If not familiar, dementia is a progressive disorder that affects cognitive function and can eventually lead to death… and it actually does. The progression of dementia varies from person-to-person, and it can take several years or even perhaps decades to progress from the initial onset of symptoms to the end-stages of the disease.
In the early stages of dementia, the individual may experience mild memory loss, difficulty with language, and changes in mood and behavior. As the disease progresses, the individual may experience significant memory loss, difficulty with activities of daily living, and communication problems. In the later stages of the disease, the individual may become completely dependent on others for care, losing the ability to speak, and experiencing a decline in physical health.
The end-stages of dementia are often characterized by a significant decline in physical health, including difficulty swallowing, increased risk of infections, and severe weight loss. The individual may become increasingly unresponsive and may eventually slip into a coma or pass away, not seemingly knowing their long-time spouses, children, friends, and others.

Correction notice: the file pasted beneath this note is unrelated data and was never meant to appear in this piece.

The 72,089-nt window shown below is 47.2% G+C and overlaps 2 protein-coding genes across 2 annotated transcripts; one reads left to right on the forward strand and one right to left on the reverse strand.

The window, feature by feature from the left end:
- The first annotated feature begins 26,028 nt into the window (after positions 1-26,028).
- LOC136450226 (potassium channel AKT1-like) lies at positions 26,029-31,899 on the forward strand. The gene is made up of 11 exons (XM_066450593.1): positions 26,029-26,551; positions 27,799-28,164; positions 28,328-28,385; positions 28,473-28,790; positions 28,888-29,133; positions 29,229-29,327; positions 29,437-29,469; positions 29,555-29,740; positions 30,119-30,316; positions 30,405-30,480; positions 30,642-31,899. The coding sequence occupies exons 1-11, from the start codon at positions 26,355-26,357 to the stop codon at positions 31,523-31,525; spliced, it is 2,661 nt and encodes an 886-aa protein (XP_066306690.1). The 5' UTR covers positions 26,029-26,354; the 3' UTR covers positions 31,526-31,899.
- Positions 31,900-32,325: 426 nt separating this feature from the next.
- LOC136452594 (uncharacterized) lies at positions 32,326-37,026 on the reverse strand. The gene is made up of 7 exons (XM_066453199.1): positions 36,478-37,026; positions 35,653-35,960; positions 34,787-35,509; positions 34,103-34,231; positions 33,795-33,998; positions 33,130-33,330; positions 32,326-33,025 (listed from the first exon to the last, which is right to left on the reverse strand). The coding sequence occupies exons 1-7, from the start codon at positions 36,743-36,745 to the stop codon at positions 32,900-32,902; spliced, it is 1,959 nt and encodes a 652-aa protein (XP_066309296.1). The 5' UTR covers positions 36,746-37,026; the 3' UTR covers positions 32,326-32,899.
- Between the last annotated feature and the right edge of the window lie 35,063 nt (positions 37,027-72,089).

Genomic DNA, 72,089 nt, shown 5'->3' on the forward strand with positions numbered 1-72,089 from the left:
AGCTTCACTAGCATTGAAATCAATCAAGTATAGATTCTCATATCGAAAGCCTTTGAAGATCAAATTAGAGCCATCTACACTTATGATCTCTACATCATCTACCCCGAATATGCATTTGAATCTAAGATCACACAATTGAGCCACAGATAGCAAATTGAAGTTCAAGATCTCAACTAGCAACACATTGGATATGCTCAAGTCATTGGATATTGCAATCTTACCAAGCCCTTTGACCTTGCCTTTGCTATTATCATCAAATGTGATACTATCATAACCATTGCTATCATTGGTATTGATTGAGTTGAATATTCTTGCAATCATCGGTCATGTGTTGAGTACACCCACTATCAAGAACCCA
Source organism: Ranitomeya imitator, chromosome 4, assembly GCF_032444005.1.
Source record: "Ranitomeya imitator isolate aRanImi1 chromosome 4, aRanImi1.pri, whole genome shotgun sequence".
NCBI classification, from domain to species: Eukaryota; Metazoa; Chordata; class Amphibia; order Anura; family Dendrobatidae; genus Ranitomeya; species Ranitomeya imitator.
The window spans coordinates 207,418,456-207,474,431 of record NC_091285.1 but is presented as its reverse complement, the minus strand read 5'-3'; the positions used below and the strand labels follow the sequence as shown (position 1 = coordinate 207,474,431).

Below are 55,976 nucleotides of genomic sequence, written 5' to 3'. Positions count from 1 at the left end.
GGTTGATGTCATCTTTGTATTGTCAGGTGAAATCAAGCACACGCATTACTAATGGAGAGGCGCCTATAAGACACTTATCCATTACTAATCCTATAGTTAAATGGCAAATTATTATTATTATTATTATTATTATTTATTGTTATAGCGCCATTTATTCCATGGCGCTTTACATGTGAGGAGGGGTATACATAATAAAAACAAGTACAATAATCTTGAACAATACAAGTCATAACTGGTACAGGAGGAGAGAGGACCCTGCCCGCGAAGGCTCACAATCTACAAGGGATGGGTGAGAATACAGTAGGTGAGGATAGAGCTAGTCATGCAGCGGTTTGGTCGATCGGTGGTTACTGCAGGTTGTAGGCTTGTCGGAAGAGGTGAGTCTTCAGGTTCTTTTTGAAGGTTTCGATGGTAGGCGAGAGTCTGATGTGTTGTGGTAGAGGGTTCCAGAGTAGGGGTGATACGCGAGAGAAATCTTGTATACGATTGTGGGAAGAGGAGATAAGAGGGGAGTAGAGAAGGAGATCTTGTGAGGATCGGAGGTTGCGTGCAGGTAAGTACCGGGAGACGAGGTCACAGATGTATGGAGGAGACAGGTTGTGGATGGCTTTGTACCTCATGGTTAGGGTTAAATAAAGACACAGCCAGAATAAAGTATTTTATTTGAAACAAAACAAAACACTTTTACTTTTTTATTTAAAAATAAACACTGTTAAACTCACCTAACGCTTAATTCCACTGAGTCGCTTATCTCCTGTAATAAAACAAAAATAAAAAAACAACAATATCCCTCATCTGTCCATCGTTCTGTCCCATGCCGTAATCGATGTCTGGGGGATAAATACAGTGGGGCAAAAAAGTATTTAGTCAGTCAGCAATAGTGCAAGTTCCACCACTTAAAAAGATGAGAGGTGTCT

It is important to note that while dementia is a progressive and terminal disease, not all individuals with dementia will experience the same symptoms or progression of the disease. Additionally, there are many factors that can impact the progression of the disease, including age, overall health, and the specific type of dementia a person has.
Featured photo by Matthias Zomer